Separation of bi-directional traffic The ARROWS study recommends the use of mobile protective barriers to separate bi-directional traffic. Germany and Austria have followed this recommendation, especially for longer-term road work zones. In Switzerland, this only applies to 4+0 traffic routing where two lanes meet in each direction. In the Netherlands, the separation of bi-directional traffic depends on the maximum speed permitted: Traffic posts are sufficient at 70kph, whilst mobile protective barriers are used at 90kph. In the UK, on the other hand, a buffer area must be set up, which is separated in the centre using reflective markings and cones. Protective barriers are also often used. Oncoming traffic in Spain is separated by small traffic posts placed on top of guiding humps or double orange markings, depending on the accident risk. In Italy, traffic cones suffice if the road work zone is installed for two days or less. Just like in France, traffic posts are required for longer-term road work zones. Nothing of the kind is needed in Slovenia where lane markings suffice. The test showed that apart from a few exceptions bi-directional traffic was safely separated at all the road work zones inspected.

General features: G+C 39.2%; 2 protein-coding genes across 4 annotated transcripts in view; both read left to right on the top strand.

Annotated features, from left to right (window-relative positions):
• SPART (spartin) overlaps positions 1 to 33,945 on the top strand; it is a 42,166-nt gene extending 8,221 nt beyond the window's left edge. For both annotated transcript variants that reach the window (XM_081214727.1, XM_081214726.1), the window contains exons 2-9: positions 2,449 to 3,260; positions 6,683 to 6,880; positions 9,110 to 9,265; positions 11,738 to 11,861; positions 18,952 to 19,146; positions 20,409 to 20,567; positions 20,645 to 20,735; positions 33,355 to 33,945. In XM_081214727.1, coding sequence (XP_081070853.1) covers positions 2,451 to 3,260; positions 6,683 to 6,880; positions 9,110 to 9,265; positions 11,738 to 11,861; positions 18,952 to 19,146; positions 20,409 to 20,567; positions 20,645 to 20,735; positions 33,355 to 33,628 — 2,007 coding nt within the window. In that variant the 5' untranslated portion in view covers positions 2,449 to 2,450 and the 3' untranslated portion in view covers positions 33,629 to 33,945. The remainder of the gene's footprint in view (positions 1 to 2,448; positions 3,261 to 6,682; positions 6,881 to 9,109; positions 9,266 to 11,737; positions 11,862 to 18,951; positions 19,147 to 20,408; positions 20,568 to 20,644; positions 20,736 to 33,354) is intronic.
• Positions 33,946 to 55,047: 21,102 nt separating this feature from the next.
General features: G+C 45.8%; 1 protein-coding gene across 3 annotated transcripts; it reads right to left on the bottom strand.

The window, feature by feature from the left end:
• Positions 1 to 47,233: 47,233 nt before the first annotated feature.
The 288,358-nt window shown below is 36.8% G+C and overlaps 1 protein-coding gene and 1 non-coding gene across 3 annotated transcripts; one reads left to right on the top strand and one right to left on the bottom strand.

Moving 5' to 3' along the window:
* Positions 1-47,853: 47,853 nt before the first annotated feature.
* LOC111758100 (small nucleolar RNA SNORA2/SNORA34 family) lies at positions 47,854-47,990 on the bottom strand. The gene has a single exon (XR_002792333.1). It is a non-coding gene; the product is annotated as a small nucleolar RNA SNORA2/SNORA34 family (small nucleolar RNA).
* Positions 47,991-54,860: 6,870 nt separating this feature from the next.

Lay-bys and emergency lanes The ARROWS study recommends lay-bys. However, it does not contain any further details for this. This issue is handled very differently in the different countries, depending on the length of the road work zone. Germany's guidelines foresee lay-bys wherever possible for long-term road work zones that are one kilometre long or more. These lay-bys were far and few between at the road work zones inspected. Lay-bys are required in Denmark for road work zones that are 500 metres or longer. Austria's ASFINAG manual calls for lay-bys every three kilometres for road work zones that are more than 6 kilometres long if there is no emergency lane provided. This is completely different in Switzerland where the average daily traffic volume is used as a parameter. An emergency lane must be generally provided for road work zones with more than 25,000 vehicles per lane per day. If there is no emergency lane, lay-bys must be set up wherever possible. Another variant was found in the Netherlands, albeit it one that is not mandatory: video surveillance in areas where there is no room for lay-bys or an emergency lane. If a vehicle comes to a halt, the lane can be closed immediately. This problem is bypassed completely in the UK by offering a free tow-away service which is on call around the clock and can remove broken-down vehicles quickly from traffic. There are no requirements covering this issue in Spain, France, Slovenia and Italy – and despite this, all the road work zones inspected in France and Italy did have lay-bys.